Elena (of Live Do Grow): I’m pretty strict with screen time: 1 hour computer, 1 hour TV. We use a learning contract with choices of (educational) activities to do each day that’s been working out well.
Therese wants limits, but also wrote: I’m definitely struggling, especially on really hot days or rainy days. I just have to give them a certain end time where they take a break from screens for a few hours.
Daisy: We have situations in which games, books on tape and iPod music zoning makes more sense: during travel or illness recovery. (Sometimes I’m the one recovering from illness, by the way.) I also told my girls, after many requests for TV and games, to create projects for themselves. My 6-year-old picked up a fun book series with craft portion from the library, and my 9-year-old started sewing tiny felt birds of prey. Who knew?
Amy (aka blogger Kimchi Mom) found that her kids weren’t the only ones who need limits: I started limiting screen time during the school year, and it has carried over to the summer. I made up “Technology T Days,” meaning the kids can have limited TV or iPhone on Tuesdays and Thursdays. I’m less strict on weekends. I found that when I limited the time, they seemed less addicted and I felt less dependent on the devices, too (though some days are better than others). The other day the kids actually turned off the TV themselves and played together with their toys. Made a bigger mess, but I was glad.
Plenty of you don’t really curb screen time—and even allow more during the summer.
Kim (of Hormone-Colored Days): We’re more generous with screen time in the summer, as long as the kids get some outdoor time and physical exercise.
Kris (of Little Tech Girl) agrees: I’m with Kim. I’m not so strict with screen time. I need my sanity! My kids spend plenty of time playing as well. They build forts out of pillows, etc. They play hide-and-go-seek and much more between games and movies.
Ana (of Finding Bongga Mom) does, too: I’m with Kris and Kim—more screen time. But they still have to read for at least 30 minutes a day and play in the backyard at least 30 minutes a day.
For some of you, unplugged vacations—for everyone—are key.
Carol: Unplugged vacations are great! Parents need that, too. Of course, we cheated and allowed a couple of movies into our unplugged vacation.
Lynne: We just came back from an unplugged vacation, sort of. No WiFi, no Internet. Spotty mobile service, so essentially no phones. No TVs in the cabin where we stayed. The kids did have their 3DSs, but they hardly played them. They were too busy playing with the other kids in camp. It was great for all of us!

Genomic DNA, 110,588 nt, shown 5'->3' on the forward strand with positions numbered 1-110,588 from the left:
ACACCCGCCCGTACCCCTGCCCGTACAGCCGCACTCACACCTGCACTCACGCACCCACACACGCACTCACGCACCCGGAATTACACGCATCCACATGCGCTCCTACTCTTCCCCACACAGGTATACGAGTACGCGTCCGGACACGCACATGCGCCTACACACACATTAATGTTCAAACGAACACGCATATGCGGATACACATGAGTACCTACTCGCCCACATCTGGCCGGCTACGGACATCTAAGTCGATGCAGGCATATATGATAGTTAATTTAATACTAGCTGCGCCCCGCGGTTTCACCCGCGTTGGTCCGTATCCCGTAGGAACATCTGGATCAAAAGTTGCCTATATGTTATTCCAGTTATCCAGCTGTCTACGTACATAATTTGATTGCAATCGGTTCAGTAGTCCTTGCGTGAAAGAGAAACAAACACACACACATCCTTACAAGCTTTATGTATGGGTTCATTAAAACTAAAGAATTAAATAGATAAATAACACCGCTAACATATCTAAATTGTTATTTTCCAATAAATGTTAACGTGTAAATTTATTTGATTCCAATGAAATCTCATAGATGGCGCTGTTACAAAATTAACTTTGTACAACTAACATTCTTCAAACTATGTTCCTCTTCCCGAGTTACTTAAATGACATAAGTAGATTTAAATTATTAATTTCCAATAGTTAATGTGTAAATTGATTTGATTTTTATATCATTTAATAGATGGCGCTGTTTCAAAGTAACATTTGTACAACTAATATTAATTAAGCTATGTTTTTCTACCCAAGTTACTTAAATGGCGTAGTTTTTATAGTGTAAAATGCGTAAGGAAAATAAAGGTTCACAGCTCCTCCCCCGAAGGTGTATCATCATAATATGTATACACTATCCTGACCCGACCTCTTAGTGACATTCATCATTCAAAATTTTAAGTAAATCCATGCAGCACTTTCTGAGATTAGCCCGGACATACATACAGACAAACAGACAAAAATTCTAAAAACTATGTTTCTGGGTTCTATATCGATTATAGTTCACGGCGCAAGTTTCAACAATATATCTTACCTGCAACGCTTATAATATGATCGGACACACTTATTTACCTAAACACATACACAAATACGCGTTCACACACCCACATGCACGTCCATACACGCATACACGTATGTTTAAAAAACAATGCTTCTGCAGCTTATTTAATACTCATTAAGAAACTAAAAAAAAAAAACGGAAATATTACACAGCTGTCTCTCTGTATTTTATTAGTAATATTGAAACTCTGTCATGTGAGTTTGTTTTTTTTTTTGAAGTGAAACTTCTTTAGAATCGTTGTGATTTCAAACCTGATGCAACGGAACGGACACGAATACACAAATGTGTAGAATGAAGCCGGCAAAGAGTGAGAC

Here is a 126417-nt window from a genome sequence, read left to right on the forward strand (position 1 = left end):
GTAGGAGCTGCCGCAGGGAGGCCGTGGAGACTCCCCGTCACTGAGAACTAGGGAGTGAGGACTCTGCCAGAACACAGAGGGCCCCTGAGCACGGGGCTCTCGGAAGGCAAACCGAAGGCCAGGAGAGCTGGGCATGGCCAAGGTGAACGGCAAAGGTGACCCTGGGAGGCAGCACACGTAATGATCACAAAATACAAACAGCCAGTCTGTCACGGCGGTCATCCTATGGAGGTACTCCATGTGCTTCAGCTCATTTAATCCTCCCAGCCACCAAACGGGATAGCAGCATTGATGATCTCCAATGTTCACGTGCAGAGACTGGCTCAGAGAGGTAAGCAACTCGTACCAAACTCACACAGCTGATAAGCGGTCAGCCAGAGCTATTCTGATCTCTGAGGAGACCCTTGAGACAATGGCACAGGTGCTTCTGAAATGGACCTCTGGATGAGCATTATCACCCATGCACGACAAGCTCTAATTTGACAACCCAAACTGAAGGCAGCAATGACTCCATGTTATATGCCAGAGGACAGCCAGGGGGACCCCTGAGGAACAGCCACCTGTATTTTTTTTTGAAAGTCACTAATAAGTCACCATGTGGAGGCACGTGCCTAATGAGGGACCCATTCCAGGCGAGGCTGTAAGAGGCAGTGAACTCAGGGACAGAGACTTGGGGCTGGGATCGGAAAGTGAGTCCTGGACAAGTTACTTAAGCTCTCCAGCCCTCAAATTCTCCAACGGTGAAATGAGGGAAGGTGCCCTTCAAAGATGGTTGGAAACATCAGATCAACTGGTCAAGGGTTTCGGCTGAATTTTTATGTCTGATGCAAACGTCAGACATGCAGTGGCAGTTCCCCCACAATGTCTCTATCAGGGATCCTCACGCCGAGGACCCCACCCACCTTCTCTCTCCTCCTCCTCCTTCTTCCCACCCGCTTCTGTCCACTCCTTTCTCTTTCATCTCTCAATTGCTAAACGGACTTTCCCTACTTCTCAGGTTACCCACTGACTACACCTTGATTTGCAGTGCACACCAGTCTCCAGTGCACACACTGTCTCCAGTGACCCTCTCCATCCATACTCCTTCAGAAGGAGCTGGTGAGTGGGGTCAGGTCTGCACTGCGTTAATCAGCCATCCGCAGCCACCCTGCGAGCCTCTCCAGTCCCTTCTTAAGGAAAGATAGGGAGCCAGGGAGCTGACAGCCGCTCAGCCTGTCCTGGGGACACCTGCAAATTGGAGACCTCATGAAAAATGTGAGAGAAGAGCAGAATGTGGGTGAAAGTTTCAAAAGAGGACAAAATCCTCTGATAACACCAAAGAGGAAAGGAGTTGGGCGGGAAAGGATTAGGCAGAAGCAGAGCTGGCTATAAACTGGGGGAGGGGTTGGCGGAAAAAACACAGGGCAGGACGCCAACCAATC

For others, not so much.
Kieran: 100% unplugged vacation? Sounds very unrelaxing as a parent. Example: kids watching a movie = parents having a relaxed dinner. We have, however, traditionally had “screen-free week” toward the end of the summer to “reset.” But I would definitely prefer to do that at home and not on vacation.
Sometimes, other families’ habits are the real challenge.
Lisa: It can be so difficult during summer visits to suddenly have to deal with your kids’ being exposed to media in ways that are beyond your control. That part stresses me out, when we’re in homes that look like a Best Buy, where the TV is on around the clock. More disheartening is realizing how much of it’s out of your hands, when you’re someone’s guest, or when kids start having sleepovers. What helps me is to be deliberate when I can. I have to admit: I like turning off media in other people’s houses. I’m sure my hosts don’t love it, but hey—the 5-second surge of reclaiming your parental power is worth it!
And plenty of you are like, “What screens?”
Candace (of Naturally Educational): Honestly, we are so busy during the summer that there’s hardly any time. My kids are almost 7 and 5 (and 2, but he has zero screen time unless he wakes up in the middle of “Project Runway,” in which case a gal’s gotta do what a gal’s gotta do). I don’t know if it’s just because they’re still young, but we don’t really have any issues with screen time. They might watch a DVD (right now they’re into nature documentaries) while the baby naps, every couple days or so.
Hollie: My daughter loves being outside, so it is not that hard for us.
Victoria: I never had to limit my kids, because they all loved going outside and doing other activities.
James: It’s easy: you tell them go outside and play. They’ll use their mind and a little creativity with no phone. I have an 11-year-old, and she gets to play games when I feel it appropriate, and she does not have a phone, period.
THANK YOU to everyone who shared, and may you all enjoy a fabulous summer!
Photo used with permission of Wayne Silver